Exercise and the Diligent Scientist

I admit it. I love to exercise. I ran in high school and college, I swam in college, I was a life guard to support myself along the way. When things got tough I would figure out how to find time to exercise twice a day.

What I have come to love most is a renewed interest in lifting weights. I did this seriously for a while between partners once. Now, comfortably ensconced in late middle age, its not as easy as it was. But, for seeing progress (you can add weight every week to 10 days at the rate I’m going) it can’t be beat. Or rather it beats up on me.

I even have had a trainer figure out how to work in some HIIT (High intensity interval training) with my upper body (shaking de ropes), which for my money beats aerobics for the same effects (lower pulse, better sleeping, etc).

I envy those of you that can still run. I loved running. But alas, there comes a time and a set of knees where its not just feasible any more.

I may be the oldest, greyest, whitest and female-est person (most of the time) in the gym, but I  am surely not the most out of shape. And, even the thicknecks respect someone who is there and grunting along side of them. This does more for my mental health than anything but Auchentoshan.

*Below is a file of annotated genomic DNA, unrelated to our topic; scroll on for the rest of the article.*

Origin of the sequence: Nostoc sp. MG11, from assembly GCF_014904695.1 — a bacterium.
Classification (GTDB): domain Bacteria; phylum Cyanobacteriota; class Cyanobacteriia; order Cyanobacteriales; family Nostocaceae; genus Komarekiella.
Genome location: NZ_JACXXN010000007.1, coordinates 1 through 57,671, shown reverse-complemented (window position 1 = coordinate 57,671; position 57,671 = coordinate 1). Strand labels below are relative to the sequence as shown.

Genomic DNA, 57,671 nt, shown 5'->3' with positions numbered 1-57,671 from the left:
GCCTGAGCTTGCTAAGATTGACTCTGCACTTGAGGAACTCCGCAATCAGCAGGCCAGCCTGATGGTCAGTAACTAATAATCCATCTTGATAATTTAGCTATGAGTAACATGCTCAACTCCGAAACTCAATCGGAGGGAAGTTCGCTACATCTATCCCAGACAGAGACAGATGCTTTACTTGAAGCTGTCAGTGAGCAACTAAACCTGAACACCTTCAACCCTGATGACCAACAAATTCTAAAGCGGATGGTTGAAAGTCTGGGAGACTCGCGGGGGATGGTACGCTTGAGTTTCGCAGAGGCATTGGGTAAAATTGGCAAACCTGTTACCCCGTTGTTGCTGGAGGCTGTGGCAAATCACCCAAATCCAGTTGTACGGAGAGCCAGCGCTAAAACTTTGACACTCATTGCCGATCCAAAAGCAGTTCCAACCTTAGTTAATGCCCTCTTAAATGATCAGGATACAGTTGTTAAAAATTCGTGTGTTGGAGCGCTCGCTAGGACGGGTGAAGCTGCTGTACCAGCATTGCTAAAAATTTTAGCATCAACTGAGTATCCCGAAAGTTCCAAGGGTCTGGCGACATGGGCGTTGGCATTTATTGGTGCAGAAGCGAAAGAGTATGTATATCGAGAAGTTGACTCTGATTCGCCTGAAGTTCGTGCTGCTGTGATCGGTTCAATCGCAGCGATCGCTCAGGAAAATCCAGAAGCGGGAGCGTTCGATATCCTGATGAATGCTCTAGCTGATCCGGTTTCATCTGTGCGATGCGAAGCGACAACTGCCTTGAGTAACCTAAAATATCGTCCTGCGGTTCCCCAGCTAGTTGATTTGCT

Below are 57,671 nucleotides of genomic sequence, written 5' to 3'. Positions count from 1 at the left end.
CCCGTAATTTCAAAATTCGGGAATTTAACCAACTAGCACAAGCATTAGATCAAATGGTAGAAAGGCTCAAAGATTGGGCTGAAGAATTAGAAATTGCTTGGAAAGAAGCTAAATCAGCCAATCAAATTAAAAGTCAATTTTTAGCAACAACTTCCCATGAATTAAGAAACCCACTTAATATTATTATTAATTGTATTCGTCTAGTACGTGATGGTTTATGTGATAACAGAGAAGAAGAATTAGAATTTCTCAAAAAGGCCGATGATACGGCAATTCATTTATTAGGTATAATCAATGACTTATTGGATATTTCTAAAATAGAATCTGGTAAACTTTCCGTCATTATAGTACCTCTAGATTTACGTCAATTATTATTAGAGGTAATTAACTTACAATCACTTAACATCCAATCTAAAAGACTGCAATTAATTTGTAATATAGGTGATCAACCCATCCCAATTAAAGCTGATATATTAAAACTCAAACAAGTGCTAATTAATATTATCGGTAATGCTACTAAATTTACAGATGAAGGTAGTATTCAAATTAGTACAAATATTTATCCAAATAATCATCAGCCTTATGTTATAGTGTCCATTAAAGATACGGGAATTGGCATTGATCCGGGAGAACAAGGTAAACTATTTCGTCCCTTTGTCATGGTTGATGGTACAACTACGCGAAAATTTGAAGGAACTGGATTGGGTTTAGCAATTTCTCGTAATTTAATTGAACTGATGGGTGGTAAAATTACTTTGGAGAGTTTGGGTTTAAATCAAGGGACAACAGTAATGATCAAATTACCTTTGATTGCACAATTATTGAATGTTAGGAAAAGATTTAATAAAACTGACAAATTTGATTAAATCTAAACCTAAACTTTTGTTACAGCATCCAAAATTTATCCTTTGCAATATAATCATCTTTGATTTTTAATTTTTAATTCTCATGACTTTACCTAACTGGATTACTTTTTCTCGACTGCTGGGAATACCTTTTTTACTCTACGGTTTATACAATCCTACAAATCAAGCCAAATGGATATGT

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3 thoughts on “Exercise and the Diligent Scientist

  1. I just got back from lifting at my school’s rec center. I think it is a similar environment here, and the whole thing makes me feel so good. I’m there lifting, which I love, with other people doing the same thing. I’m one of few women but everyone respects everyone else here, regardless of gender (although I acknowledge that I cannot speak to the experience of gender-variant people in the locker rooms and do not know if this sentiment is universal). People are polite about using the machines. And I also enjoy being able to see numeric gains in how much I can lift.
    This has become part of one of my synthesis SOPs. Early evening synthesis step, go to rec center, eat packed dinner, do the night step four hours after the evening step, and go home.

  2. I think an SOP is critical – it helps you keep going when you just want to roll over and go back to sleep or have another beer or …. anything but exercise.

  3. I don’t agree with the whole knees/age thing for not running. I have friends in their 70s who are still running and I’ve picked up running ultra distances in my 40s. Unless you have had a serious injury slowly getting back to running and incorporating cross-training – like the lifting you are already doing to strengthen the muscles of the legs – is definitely doable!

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